John Rutley. Prep B & Coleridge B. 1958-1963.

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Tim_MaA_MidB
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Post by Tim_MaA_MidB » Sun Jun 04, 2006 6:52 pm

By the side of each bed, there was a metal box with a wooden lid for putting clothes and other items into... I don't know if it was a "slang" word as such, but weren't thay called settles?

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englishangel
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Post by englishangel » Mon Jun 05, 2006 8:20 am

A settle is a wooden seat with storage underneath, like a wooden ottoman I suppose, so not a slang word.

Oftne found in hallways to sit ona and put on/take off your shoes.
"If a man speaks, and there isn't a woman to hear him, is he still wrong?"

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DavebytheSea
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Post by DavebytheSea » Mon Jun 05, 2006 2:00 pm

Tim_MaA_MidB wrote:By the side of each bed, there was a metal box with a wooden lid for putting clothes and other items into... I don't know if it was a "slang" word as such, but weren't thay called settles?
I am trying to get hold of one as I have never got out of the habit of dropping my clothes down by the side of my bed and my wife has now given up:

a) trying to re-train me and
b) picking up dirty underclothes off the floor.

I heard there were some in the scout hut ...... ??
David Eastburn (Prep B and Mid A 1947-55)

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Tim_MaA_MidB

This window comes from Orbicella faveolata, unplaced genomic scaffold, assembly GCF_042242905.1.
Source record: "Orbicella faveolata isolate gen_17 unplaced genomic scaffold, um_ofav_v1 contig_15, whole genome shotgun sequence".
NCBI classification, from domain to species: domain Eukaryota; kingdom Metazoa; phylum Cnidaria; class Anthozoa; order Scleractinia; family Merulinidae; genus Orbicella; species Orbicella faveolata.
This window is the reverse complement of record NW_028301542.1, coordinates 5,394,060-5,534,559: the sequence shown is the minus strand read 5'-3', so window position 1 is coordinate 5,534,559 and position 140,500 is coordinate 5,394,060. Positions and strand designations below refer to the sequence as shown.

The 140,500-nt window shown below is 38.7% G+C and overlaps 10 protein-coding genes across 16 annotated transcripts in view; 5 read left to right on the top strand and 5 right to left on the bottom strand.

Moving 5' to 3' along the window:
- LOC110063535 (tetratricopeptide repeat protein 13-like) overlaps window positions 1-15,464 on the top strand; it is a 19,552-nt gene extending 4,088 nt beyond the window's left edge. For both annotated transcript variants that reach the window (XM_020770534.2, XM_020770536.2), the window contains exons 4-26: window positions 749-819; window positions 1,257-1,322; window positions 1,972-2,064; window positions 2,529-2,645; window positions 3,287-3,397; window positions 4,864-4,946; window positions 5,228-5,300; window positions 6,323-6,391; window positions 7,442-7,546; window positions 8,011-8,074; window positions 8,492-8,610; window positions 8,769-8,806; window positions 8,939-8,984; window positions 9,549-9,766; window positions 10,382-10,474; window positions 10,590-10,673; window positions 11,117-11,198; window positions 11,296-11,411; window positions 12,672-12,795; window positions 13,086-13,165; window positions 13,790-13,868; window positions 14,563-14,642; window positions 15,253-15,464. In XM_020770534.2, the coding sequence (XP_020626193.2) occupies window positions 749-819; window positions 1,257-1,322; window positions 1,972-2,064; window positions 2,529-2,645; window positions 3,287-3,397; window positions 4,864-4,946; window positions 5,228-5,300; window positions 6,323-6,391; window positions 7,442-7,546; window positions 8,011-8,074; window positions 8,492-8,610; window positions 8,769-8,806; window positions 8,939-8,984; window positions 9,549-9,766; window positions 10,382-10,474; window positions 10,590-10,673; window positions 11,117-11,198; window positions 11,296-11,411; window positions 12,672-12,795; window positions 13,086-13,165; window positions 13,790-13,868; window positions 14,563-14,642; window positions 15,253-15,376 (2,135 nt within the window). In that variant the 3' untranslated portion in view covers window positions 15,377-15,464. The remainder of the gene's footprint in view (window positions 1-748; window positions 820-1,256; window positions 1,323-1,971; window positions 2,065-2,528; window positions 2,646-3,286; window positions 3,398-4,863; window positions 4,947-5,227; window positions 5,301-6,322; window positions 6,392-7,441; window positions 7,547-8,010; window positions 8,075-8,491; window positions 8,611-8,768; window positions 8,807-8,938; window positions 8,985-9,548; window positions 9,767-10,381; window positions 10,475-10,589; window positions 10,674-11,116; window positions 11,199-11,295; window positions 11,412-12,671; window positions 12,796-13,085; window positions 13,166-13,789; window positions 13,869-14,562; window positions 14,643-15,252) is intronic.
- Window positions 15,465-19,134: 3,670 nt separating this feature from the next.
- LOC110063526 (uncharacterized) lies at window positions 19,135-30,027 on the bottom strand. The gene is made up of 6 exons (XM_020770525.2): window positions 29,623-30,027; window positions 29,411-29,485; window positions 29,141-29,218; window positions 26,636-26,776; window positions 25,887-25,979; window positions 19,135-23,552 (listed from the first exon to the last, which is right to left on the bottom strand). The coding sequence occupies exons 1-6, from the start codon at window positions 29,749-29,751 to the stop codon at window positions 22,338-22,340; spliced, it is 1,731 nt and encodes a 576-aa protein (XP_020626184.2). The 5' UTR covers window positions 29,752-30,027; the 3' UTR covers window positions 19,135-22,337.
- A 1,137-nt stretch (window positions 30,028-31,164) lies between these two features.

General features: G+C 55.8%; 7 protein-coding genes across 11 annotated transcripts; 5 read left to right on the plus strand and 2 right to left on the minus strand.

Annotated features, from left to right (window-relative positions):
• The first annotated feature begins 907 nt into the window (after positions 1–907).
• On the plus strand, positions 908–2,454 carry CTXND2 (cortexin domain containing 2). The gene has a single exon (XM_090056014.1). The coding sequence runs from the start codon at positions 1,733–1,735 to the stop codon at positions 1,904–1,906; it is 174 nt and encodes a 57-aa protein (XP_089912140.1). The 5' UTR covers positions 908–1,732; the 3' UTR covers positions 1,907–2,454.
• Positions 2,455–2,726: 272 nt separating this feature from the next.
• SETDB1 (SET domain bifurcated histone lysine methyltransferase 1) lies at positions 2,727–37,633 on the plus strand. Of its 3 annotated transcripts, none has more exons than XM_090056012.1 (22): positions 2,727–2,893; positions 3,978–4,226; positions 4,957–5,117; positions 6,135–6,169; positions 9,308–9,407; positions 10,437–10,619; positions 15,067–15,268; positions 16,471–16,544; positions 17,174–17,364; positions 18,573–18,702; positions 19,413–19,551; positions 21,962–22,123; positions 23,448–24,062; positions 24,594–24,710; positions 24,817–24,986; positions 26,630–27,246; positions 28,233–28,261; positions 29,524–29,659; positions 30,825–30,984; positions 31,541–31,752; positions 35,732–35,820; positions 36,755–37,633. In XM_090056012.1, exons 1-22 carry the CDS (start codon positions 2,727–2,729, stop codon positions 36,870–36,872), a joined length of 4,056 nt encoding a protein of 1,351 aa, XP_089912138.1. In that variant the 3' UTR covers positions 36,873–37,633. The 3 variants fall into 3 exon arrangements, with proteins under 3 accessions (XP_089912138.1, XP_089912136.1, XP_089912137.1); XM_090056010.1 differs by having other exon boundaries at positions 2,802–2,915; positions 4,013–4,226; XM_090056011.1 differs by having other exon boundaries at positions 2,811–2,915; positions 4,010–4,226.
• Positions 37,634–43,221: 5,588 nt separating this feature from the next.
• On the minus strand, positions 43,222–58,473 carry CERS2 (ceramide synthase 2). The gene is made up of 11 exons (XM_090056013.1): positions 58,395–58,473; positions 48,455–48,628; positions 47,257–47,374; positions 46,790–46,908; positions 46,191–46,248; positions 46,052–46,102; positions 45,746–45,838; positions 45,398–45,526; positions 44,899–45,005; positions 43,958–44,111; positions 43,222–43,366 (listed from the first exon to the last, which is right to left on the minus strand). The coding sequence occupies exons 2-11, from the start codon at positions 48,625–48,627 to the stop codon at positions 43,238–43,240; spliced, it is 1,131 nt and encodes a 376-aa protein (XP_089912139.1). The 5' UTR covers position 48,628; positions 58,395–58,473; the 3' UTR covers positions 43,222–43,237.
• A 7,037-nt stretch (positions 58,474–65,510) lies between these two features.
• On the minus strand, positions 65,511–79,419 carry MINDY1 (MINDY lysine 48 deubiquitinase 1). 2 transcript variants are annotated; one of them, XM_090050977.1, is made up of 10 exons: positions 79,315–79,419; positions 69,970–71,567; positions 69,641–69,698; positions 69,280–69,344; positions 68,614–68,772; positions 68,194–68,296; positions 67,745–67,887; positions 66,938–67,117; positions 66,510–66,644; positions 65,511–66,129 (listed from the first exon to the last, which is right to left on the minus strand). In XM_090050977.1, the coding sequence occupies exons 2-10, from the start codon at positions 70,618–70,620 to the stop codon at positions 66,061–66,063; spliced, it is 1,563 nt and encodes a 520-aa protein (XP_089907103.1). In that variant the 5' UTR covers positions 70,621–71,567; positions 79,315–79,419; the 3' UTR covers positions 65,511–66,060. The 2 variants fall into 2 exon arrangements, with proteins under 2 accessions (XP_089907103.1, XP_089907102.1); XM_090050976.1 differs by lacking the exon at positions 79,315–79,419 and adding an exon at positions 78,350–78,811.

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Post by Tim_MaA_MidB » Mon Jun 05, 2006 5:23 pm

J.R. wrote:Funny you should mention that, Mary.

Not an expression used at CH, but
....

...in Brazil, the slang for the somewhat brief bikinis that are worn is "filo dental" which translates to dental floss. :)

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englishangel
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Post by englishangel » Mon Jun 05, 2006 5:44 pm

And the beauty parlour hair removal waxing required to wear such a 'garment' is called a 'Brazilian' if you didn't know.
"If a man speaks, and there isn't a woman to hear him, is he still wrong?"

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DavebytheSea
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Post by DavebytheSea » Mon Jun 05, 2006 5:45 pm

It is so very educational, this forum.
David Eastburn (Prep B and Mid A 1947-55)

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englishangel
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Post by englishangel » Mon Jun 05, 2006 5:56 pm

Everything off is called a Hollywood.
"If a man speaks, and there isn't a woman to hear him, is he still wrong?"

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DavebytheSea
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Post by DavebytheSea » Mon Jun 05, 2006 6:17 pm

I felt like having a Hollywood in the garden today - lovely hot sunshine.
David Eastburn (Prep B and Mid A 1947-55)

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J.R.
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Post by J.R. » Mon Jun 05, 2006 6:40 pm

Tim_MaA_MidB wrote:
J.R. wrote:Funny you should mention that, Mary.

Not an expression used at CH, but
....

...in Brazil, the slang for the somewhat brief bikinis that are worn is "filo dental" which translates to dental floss. :)
Is that with the teeth in, or out ??

(I'll fetch me coat !)
John Rutley. Prep B & Coleridge B. 1958-1963.